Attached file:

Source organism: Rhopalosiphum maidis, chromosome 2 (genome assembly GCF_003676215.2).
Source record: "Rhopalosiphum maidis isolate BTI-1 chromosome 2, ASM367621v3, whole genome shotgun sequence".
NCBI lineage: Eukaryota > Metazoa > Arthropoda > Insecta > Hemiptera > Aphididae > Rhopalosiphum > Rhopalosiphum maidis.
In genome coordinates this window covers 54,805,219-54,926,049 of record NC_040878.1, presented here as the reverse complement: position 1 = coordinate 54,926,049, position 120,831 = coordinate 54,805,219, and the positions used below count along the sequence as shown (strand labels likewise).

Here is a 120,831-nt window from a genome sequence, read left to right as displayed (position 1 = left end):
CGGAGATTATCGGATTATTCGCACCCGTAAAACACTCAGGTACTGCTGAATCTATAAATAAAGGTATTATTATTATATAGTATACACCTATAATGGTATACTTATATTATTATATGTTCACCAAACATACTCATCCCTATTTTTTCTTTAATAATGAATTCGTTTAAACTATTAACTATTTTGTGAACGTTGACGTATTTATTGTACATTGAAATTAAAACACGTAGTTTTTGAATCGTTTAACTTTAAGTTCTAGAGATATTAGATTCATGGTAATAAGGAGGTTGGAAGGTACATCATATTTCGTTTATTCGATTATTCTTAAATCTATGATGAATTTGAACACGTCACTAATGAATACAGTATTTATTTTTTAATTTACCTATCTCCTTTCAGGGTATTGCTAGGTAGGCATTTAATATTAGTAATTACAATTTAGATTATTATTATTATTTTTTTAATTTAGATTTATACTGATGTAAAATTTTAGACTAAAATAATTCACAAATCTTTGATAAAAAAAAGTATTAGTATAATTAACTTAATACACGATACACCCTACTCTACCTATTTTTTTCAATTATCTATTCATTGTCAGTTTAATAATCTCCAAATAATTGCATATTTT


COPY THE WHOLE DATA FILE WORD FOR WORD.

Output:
Source organism: Rhopalosiphum maidis, chromosome 2 (genome assembly GCF_003676215.2).
Source record: "Rhopalosiphum maidis isolate BTI-1 chromosome 2, ASM367621v3, whole genome shotgun sequence".
NCBI lineage: Eukaryota > Metazoa > Arthropoda > Insecta > Hemiptera > Aphididae > Rhopalosiphum > Rhopalosiphum maidis.
In genome coordinates this window covers 54,805,219-54,926,049 of record NC_040878.1, presented here as the reverse complement: position 1 = coordinate 54,926,049, position 120,831 = coordinate 54,805,219, and the positions used below count along the sequence as shown (strand labels likewise).

Here is a 120,831-nt window from a genome sequence, read left to right as displayed (position 1 = left end):
CGGAGATTATCGGATTATTCGCACCCGTAAAACACTCAGGTACTGCTGAATCTATAAATAAAGGTATTATTATTATATAGTATACACCTATAATGGTATACTTATATTATTATATGTTCACCAAACATACTCATCCCTATTTTTTCTTTAATAATGAATTCGTTTAAACTATTAACTATTTTGTGAACGTTGACGTATTTATTGTACATTGAAATTAAAACACGTAGTTTTTGAATCGTTTAACTTTAAGTTCTAGAGATATTAGATTCATGGTAATAAGGAGGTTGGAAGGTACATCATATTTCGTTTATTCGATTATTCTTAAATCTATGATGAATTTGAACACGTCACTAATGAATACAGTATTTATTTTTTAATTTACCTATCTCCTTTCAGGGTATTGCTAGGTAGGCATTTAATATTAGTAATTACAATTTAGATTATTATTATTATTTTTTTAATTTAGATTTATACTGATGTAAAATTTTAGACTAAAATAATTCACAAATCTTTGATAAAAAAAAGTATTAGTATAATTAACTTAATACACGATACACCCTACTCTACCTATTTTTTTCAATTATCTATTCATTGTCAGTTTAATAATCTCCAAATAATTGCATATTTT